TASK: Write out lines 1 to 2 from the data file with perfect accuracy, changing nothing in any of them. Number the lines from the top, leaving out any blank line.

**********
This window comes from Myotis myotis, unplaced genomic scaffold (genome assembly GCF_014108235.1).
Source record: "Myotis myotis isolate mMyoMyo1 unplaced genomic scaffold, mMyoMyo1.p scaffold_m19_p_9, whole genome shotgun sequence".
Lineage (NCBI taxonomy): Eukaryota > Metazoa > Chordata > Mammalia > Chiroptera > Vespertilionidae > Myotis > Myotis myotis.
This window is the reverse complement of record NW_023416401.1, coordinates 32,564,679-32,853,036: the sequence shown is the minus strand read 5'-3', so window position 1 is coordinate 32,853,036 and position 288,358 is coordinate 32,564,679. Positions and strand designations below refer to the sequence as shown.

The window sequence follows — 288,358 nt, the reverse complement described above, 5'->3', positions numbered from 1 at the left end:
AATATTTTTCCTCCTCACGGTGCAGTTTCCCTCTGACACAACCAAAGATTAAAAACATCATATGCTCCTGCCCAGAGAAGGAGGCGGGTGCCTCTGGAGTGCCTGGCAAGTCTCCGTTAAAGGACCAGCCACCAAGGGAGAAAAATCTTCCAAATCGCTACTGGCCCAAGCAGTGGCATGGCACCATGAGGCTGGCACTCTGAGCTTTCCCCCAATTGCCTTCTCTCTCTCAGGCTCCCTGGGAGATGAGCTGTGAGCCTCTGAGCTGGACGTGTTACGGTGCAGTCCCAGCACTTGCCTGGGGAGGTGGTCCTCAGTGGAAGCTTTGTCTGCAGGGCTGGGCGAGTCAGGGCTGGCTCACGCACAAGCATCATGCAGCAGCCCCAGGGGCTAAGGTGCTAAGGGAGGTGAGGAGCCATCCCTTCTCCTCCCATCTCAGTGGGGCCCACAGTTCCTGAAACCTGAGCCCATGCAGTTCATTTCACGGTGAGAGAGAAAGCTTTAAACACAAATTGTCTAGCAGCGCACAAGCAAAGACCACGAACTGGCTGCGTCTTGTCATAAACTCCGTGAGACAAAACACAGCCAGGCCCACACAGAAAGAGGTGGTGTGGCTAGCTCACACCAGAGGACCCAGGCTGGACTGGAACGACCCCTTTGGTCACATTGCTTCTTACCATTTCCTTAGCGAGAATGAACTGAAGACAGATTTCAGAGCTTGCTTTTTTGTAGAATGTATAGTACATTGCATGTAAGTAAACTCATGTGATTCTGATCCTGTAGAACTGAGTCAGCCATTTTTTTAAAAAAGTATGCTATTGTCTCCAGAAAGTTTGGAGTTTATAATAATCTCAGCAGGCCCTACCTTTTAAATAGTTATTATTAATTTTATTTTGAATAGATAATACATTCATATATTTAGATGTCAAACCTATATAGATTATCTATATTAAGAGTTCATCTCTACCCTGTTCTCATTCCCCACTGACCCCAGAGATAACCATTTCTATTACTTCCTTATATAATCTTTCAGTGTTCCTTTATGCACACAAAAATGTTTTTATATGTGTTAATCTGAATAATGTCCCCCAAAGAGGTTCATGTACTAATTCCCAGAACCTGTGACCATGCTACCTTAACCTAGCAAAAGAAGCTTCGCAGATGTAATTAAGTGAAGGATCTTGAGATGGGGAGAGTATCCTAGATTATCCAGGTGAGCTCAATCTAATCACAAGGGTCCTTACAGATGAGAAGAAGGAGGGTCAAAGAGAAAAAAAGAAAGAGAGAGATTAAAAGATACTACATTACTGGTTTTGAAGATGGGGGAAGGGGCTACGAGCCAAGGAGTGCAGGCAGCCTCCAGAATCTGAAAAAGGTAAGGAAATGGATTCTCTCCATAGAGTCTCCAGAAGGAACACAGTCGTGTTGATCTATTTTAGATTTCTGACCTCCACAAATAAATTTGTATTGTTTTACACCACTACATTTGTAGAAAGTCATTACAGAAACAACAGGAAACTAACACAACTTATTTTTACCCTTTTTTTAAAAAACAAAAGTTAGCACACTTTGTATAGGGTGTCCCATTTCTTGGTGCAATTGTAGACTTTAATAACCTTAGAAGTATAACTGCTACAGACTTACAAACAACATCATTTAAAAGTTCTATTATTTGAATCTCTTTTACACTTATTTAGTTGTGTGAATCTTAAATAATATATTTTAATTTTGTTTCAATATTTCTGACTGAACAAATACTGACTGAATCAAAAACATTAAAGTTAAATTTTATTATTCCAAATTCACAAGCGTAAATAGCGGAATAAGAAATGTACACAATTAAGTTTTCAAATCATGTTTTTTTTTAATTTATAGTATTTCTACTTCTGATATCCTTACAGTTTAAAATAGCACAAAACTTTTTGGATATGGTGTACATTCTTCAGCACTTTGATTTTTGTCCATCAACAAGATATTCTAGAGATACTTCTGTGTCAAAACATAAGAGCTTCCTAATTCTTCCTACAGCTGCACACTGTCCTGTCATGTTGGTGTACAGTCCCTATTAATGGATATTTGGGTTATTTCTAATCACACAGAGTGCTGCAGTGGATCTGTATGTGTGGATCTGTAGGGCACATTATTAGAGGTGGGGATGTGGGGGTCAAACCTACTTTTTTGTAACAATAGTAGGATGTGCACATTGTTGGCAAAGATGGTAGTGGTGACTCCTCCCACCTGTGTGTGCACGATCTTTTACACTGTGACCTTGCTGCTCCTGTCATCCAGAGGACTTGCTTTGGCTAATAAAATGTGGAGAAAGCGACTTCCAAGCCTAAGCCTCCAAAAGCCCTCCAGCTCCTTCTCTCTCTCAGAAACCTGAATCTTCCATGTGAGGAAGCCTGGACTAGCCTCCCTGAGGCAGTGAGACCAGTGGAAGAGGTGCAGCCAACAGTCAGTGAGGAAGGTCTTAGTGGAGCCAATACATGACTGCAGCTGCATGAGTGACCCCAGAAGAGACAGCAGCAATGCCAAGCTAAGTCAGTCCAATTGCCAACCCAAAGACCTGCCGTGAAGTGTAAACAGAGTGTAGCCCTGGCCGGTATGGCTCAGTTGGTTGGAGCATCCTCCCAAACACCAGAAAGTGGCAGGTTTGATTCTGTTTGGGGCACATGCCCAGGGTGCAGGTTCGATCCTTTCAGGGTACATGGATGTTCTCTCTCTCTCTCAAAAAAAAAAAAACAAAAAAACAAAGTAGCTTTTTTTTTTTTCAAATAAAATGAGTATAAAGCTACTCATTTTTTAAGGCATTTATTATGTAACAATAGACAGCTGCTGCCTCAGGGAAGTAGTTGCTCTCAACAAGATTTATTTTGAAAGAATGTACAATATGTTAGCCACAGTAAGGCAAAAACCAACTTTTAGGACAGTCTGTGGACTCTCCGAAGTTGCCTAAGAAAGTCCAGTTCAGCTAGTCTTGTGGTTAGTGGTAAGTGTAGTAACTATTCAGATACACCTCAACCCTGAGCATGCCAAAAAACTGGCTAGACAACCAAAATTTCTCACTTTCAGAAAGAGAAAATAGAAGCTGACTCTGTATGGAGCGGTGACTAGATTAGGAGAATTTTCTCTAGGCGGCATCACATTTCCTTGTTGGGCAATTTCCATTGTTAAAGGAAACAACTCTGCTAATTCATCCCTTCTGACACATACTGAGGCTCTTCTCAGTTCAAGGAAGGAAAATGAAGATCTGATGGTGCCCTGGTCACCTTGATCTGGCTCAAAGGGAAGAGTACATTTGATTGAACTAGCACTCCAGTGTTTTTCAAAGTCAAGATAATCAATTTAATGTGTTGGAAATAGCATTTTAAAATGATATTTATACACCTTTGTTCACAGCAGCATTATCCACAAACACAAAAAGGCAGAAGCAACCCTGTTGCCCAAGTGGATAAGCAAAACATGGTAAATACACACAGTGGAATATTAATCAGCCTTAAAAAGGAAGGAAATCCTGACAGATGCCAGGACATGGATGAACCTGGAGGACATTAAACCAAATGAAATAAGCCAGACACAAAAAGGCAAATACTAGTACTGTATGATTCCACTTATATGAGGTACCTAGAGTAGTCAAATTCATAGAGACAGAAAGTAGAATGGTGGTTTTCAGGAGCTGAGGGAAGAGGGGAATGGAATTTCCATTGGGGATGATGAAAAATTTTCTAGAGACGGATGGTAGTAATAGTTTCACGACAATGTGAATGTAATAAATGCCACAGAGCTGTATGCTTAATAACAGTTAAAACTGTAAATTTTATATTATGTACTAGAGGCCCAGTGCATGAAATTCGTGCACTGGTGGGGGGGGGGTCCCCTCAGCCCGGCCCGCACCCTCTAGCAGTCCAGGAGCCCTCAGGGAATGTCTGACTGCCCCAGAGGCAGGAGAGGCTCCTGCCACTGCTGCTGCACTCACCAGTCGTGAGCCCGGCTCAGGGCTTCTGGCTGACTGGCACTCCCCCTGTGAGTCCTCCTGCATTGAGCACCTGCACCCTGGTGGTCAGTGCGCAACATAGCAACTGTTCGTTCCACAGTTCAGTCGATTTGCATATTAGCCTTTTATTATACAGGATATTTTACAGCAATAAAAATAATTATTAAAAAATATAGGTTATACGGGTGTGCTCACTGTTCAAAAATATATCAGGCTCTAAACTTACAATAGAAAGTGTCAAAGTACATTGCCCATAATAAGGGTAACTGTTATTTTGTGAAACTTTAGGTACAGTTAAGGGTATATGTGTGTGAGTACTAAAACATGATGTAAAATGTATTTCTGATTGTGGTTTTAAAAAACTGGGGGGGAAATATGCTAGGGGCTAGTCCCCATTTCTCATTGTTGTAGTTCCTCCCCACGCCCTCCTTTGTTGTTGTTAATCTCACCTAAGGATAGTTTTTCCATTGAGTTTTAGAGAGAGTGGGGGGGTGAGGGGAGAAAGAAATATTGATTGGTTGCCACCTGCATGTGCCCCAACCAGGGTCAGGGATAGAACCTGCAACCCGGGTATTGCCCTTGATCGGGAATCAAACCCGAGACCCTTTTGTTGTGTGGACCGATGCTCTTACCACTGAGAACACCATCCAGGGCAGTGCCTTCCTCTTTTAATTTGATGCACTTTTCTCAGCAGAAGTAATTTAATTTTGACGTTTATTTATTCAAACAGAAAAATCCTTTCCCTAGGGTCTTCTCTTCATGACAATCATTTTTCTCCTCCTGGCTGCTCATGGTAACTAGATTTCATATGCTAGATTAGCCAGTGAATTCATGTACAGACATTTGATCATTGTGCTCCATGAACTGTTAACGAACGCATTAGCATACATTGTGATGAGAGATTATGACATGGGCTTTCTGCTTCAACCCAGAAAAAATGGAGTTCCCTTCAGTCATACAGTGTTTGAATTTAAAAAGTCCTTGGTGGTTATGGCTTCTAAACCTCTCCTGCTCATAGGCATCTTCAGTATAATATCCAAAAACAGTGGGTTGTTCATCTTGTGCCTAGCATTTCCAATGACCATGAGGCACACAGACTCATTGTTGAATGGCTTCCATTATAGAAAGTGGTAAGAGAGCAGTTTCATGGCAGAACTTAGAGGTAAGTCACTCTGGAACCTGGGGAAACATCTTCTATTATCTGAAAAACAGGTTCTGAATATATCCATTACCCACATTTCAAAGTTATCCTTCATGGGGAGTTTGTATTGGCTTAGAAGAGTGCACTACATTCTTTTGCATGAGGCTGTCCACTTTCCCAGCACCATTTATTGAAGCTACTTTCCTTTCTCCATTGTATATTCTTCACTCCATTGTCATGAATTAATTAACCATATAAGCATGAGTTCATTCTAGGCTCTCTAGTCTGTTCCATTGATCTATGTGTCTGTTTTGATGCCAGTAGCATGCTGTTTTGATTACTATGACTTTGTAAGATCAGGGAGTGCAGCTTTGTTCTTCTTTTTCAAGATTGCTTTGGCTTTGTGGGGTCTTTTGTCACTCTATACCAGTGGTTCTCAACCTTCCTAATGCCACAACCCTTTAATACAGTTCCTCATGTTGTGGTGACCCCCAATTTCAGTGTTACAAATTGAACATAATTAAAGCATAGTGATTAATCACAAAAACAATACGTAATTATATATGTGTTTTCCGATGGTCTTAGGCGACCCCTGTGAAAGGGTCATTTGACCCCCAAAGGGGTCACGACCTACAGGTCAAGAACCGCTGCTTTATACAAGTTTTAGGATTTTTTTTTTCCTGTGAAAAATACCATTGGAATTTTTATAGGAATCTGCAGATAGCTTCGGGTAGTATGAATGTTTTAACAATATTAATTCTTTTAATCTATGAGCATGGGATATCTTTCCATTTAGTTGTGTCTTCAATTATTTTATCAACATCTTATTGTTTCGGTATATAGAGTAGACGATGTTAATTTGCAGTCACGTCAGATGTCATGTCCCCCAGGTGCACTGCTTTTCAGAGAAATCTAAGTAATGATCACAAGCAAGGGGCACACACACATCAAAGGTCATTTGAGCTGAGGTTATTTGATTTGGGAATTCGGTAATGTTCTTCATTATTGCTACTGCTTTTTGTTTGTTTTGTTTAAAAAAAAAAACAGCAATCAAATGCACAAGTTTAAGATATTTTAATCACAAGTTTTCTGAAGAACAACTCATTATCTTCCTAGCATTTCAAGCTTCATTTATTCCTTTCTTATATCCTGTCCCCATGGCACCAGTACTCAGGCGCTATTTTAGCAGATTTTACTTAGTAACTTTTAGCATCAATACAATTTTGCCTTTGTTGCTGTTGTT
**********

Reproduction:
This window comes from Myotis myotis, unplaced genomic scaffold (genome assembly GCF_014108235.1).
Source record: "Myotis myotis isolate mMyoMyo1 unplaced genomic scaffold, mMyoMyo1.p scaffold_m19_p_9, whole genome shotgun sequence".